Leading you up the garden path. Lavender and …

A few years ago I began growing lavender at our spot and now we have an abundance.

Aside from the plant’s fragrance and its looks, it is water-wise, grows easily, and requires almost zero maintenance once established.

It attracts all sorts of insects, is a favourite of the bees, and the lavender planted at the front of the property is now a regular pit stop for the annual Caper White butterfly migration in January when tens of thousands of butterflies pass through our property on their way to Mozambique.

It also attracts more exotic butterflies such as this Colotis antevippe, the red tip.

I’ve harvested lavender for a  number of uses, including biscuits, but never tried using it to make lavender oil.

As I don’t have the equipment or the required quantities of lavender to make essential oil, I’m reasonably confident the ordinary lavender oil will do nicely, thank you very much.

Basket of lavender.

hung up to dry …

… and in a week or three when it is thoroughly dry I shall divide it in half, pop it in two jars, cover one in extra virgin olive oil and the other in coconut oil and leave to infuse for a month.

Afterwards, the contents will be  strained and the oil reserved.

As they say … watch this space.

Ark.

 

 


10 thoughts on “Leading you up the garden path. Lavender and …

    1. These are from a couple of seasons ago. Still be a month or three before we likely see either of them.
      Oh, and just to let you know: after my boasting yesterday the temp dropped a zillion degrees and the wind has been blowing a gale all perishing day and the chimes outside our window sound as if they’re being played by a percussionist on speed. The missus even chucked an extra blanket on the bed this evening.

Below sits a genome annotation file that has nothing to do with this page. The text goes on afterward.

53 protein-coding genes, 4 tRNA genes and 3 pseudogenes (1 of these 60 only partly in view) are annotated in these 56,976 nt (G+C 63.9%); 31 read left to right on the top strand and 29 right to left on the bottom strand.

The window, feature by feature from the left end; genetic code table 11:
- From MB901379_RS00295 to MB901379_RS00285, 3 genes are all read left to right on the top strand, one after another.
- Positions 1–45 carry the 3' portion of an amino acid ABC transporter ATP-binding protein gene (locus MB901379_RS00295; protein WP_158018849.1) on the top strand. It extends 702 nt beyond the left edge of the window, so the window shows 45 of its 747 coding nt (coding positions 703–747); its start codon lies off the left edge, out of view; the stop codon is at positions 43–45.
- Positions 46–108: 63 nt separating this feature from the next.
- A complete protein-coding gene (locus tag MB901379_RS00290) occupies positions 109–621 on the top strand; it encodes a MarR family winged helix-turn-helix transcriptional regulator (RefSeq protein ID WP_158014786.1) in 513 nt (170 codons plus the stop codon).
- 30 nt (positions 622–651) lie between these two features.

*sigh* Bloody global warming!

      Liked by 1 person

  1. Lavender is a real favourite but I don’t seem able to keep it more that a couple of seasons. I do know why! I have it in pots and sometimes it dries out. We need to plant it up in a border though we won’t get the array of butterflies that you are lucky enough to get. 🙂

    Like

    1. I take cuttings, scrape off the outer skin and plant them in potting soil/compost.
      ‘Survival’ rate is varied.
      I’ve found that keeping them pruned while in pots ( I use plastic 2ltr milk bottles which I cut in half) keeps them from getting too stringy. If they stay in pots for any length of time.
      We have them planted all over the place. The plantings at the front of the property get less attention / water than those at the back. and hence they dry out. We really need a longer hose if truth be told!

      Liked by 1 person

        1. I should clarify. I only scrape off the bark from the bottom inch or so from where I took the cutting, then simply put it in the potting soil.
          If you use rooting hormone ( paint a bit on the exposed part of the cutting)this may also help.
          I haven’t tried it, but I’ve seen some people on Youtube use it for other cuttings. Rosemary for one.

          I don’t

          Liked by 1 person

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